Women choose to begin the process of weaning their babies away from the breast, gradually replacing breast milk with other sorts of nutrition, at different stages and in different ways. Here are a few things to know:
- When to begin: Weaning can begin at the initiative of the child or the mother – or it may be a mutual decision. Some women set a goal of nursing their baby until the child is six months or a year old and then gradually wean them off the breast. Some women happily breastfeed their children for months or years longer than that. And some children younger than a year may opt to stop nursing on their own, regardless of their mother’s anticipated weaning timetable. Other children clearly wish to continue to breastfeed much longer.
- Duration: The duration of the weaning process can also differ widely depending on the child and the mother. Some children will wean themselves somewhat abruptly; others take months to wean completely.
The emotional aspect of weaning
- Sadness: Your baby is making a transition that marks the end of a particularly close time between mother and child. You and your baby will no longer be connected in quite the same way. And as wonderful as seeing your child develop and gain independence can be (not to mention the benefits of getting your own independence back), you may be surprised to find yourself feeling sad. But remember: Though your child may no longer rely on your body as a source of food, he or she will still turn to you for comfort and nourishment in other ways. In fact, your child may be experiencing some of the same feelings and may need more attention and contact with you as you wean yourselves away from breastfeeding.
- Guilt: Some women also develop intense feelings of guilt as they wean. Could you have, should you have, might you have breastfed your child longer? Are you somehow failing to provide for them? Whatever has prompted you to begin the weaning process – and at whatever point you have begun – try not to beat yourself up about it. Although it is normal to feel guilty (ah, motherhood), know that the time you have breastfed your child has already done wonders for his or her health and wellbeing and will stand your child in good stead as time goes on. Do your best to replace those feelings of guilt with a feeling of pride in what you have accomplished.
- Getting started: Some women wean their infants by gradually eliminating a nursing session every two to five days. Some prefer to gradually shorten breastfeeding sessions or stretch out the intervals between sessions.
- Strategy: Some mothers prefer to wean their child away from breastfeeding during the daytime so they can continue to work at night – a pragmatic option for working mothers who find it difficult either to nurse or pump breast milk during the day but who do not yet wish to stop breastfeeding entirely. One way to accomplish this is to eliminate the midday feedings and keep going with the morning and bedtime nurse, which babies often are least interested in giving up. The last feeding before bedtime and nighttime nursings are typically the last ones breastfeeding mothers – and their babies – eliminate.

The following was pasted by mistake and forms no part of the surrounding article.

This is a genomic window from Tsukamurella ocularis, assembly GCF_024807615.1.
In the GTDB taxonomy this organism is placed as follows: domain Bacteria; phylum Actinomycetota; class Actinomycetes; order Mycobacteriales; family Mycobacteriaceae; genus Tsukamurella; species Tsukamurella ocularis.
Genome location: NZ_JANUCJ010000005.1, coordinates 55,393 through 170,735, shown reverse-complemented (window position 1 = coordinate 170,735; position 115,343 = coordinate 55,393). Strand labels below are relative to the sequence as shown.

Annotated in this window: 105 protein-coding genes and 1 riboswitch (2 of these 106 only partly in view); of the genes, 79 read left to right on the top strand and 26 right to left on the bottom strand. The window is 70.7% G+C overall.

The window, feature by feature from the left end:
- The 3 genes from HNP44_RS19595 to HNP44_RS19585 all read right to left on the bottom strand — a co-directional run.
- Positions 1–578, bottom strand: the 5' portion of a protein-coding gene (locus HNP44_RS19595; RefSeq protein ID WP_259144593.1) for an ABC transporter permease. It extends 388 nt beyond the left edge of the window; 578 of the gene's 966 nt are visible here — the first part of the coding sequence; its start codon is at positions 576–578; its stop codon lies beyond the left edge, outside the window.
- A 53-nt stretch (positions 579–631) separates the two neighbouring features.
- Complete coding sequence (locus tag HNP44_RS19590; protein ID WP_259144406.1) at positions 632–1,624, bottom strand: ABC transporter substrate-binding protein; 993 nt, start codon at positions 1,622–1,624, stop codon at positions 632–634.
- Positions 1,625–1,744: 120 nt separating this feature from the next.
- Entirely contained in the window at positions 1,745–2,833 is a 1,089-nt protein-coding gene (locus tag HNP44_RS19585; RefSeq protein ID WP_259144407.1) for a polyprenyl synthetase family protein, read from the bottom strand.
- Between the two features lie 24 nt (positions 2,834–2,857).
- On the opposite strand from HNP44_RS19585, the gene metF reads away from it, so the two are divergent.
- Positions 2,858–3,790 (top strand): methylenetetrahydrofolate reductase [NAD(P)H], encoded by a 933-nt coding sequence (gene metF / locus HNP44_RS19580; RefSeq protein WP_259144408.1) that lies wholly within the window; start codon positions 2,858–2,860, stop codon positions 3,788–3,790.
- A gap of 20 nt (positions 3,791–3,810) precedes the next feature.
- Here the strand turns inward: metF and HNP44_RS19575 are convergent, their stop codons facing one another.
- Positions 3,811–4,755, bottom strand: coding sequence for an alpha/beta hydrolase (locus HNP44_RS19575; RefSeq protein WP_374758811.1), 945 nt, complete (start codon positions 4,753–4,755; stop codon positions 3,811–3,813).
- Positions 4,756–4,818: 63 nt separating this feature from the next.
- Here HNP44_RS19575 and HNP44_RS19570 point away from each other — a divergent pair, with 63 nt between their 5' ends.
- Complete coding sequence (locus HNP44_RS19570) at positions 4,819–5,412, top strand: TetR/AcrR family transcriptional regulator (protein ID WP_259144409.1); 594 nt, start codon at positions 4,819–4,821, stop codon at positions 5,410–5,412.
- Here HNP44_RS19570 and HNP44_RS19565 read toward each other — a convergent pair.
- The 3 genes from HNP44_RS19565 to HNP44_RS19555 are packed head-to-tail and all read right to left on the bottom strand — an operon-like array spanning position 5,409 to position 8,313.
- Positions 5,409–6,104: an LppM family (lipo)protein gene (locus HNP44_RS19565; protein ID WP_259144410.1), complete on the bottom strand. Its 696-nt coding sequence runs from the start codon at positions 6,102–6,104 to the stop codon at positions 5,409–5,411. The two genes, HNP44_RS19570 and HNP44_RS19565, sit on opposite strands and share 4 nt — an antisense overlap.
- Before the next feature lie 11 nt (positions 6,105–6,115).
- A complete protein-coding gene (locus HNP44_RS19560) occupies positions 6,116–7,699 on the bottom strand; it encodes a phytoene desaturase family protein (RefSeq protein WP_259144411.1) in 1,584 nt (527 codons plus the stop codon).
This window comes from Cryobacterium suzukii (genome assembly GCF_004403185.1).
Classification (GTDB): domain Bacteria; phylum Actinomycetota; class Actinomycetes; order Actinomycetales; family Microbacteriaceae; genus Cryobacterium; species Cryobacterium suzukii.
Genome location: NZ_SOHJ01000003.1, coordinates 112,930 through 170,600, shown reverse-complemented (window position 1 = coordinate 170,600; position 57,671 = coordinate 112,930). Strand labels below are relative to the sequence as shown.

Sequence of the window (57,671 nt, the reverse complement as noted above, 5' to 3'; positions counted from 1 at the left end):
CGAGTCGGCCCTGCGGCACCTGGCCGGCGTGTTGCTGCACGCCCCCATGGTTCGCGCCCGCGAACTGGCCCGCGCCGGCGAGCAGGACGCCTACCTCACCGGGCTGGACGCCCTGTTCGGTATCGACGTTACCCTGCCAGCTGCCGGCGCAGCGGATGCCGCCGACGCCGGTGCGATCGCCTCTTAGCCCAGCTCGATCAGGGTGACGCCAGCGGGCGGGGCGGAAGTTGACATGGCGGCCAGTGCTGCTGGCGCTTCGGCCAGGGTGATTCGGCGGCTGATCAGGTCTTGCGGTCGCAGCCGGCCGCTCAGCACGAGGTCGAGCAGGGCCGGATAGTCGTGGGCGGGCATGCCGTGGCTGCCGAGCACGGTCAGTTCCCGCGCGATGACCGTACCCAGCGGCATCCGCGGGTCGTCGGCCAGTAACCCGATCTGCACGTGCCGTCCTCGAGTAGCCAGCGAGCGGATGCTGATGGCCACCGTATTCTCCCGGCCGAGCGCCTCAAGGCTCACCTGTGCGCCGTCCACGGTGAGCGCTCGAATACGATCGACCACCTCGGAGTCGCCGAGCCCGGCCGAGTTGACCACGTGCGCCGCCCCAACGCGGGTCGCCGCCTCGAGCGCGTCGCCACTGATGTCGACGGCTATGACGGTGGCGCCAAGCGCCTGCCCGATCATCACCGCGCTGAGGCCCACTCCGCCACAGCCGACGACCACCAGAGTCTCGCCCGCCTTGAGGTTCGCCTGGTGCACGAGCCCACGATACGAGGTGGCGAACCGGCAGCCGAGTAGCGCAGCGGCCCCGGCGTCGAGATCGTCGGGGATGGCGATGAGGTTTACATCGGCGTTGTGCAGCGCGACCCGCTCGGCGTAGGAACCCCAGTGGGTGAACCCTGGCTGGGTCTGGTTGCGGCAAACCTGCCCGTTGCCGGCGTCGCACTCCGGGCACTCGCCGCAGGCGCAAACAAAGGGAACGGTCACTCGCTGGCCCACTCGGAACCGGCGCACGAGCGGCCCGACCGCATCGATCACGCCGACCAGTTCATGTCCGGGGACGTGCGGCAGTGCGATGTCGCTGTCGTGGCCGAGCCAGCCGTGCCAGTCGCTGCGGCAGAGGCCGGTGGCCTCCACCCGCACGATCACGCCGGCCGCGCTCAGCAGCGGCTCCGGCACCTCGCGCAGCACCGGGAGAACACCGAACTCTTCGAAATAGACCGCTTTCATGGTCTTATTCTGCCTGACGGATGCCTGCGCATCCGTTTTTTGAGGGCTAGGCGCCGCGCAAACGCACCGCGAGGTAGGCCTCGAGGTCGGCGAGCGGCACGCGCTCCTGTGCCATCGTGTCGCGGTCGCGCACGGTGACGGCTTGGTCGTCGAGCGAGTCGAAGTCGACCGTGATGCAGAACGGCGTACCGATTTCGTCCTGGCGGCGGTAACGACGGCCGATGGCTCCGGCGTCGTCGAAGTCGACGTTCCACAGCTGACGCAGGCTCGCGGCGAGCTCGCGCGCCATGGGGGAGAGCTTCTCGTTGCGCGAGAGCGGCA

- Go slow: It’s not a good idea to try to stop breastfeeding all at once because you increase your risk of engorgement, pain and breast infection, or mastitis. If for some reason you do need to stop breastfeeding suddenly, try to pump or hand express milk a few times a day until your breasts feel comfortable, but don’t try to empty the breast completely. And try to express the milk before your breasts are engorged or in pain. You’re trying to slow milk production, which should happen over a few days. If your breasts are tender, painful or red while you are weaning, it may indicate that you have plugged ducts or mastitis.
- Bottle vs. cup: In general, children who are weaned before they are six months old are weaned to a bottle, children who are older than 12 months old are weaned to a cup, and children who are between six and 12 months old may use either a cup or a bottle, as is preferred. If weaning a younger child to a cup, a sippy cup – with a lid, a spout and handles – is a good introductory option. Some babies are reluctant to take a bottle from their mothers, so you may want to have your partner or another caregiver introduce the bottle as you wean. And try not to wait until your child is flustered and hungry when offering the bottle, as that may make bottle-feeding more difficult. Initially, you may want to ease your child into using a bottle or cup by filling it with expressed breast milk, rather than either formula (if your child is less than a year old) or cow’s milk (if your child is older than 12 months).
- Once you’ve finished weaning your child, your breasts will begin to feel less full as they stop producing milk. Your breasts may get smaller, though they may still remain a bit larger than they were before you began breastfeeding. Initially, you may see a few stretchmarks on your breasts. Those will often fade over time.
- Be prepared to cut back on your caloric intake to maintain your body weight once you stop producing breast milk. Since you are no longer eating for two, it’s probably a little hard to justify that second bowl of ice cream every night.